The word “crystal” is a technical term; iron and steel, for example, are crystals whereas glass is not. In fact, "crystal" means materials of a crystalline structure.
Just like any other kind of material, crystals can change their structure. For example, if the temperature rises sufficiently, it passes from a solid to a liquid state. But other, not so noticeable, structural changes also take place, such as those that occur in the solid state, itself. These changes are known as solid-to-solid phase transitions and are induced by changes in either temperature or pressure. Moreover, the electrical and magnetic properties of the crystals are affected during these transitions and are, thereby, of great interest for technology.
At the Leioa (Bizkaia) campus of the University of the Basque Country (EHU), a research team has been analysing solid-to-solid transitions of crystals. They selected a group of crystals known as double perovskites for this purpose. Prior to the analysis a certain amount of preparation work is required in the lab: the perovskites have to be synthesised.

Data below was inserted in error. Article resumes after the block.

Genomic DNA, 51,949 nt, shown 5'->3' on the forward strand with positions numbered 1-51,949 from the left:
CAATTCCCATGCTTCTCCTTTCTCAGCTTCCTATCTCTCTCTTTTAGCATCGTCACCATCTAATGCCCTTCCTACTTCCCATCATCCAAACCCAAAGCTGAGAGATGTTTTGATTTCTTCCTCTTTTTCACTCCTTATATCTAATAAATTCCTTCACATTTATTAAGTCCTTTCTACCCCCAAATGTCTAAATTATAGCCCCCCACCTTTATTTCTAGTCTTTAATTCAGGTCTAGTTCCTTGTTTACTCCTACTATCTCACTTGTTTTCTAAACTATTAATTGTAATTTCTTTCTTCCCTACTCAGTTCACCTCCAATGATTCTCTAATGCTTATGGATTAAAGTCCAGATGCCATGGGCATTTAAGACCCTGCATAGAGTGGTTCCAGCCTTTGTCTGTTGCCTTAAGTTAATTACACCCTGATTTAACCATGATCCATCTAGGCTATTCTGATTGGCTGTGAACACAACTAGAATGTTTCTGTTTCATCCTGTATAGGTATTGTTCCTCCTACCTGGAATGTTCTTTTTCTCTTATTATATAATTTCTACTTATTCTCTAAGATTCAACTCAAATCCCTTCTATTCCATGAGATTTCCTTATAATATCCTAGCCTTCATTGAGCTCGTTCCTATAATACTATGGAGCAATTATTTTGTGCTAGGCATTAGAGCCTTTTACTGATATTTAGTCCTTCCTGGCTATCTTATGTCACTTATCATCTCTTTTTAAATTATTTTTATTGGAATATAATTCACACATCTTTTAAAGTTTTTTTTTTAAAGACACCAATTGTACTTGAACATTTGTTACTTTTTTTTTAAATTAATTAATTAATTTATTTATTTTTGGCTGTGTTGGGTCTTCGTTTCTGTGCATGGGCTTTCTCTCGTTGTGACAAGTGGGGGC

From the cosmos to fusion plasmas, PPPL presents findings at global APS gathering
13.11.2018 | DOE/Princeton Plasma Physics Laboratory
A two-atom quantum duet
12.11.2018 | Institute for Basic Science
Biochips have been developed at TU Wien (Vienna), on which tissue can be produced and examined. This allows supplying the tissue with different substances in a very controlled way.
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On Saturday, 10 November 2018, the research icebreaker Polarstern will leave its homeport of Bremerhaven, bound for Cape Town, South Africa.
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Physicists at ETH Zurich demonstrate how errors that occur during the manipulation of quantum system can be monitored and corrected on the fly
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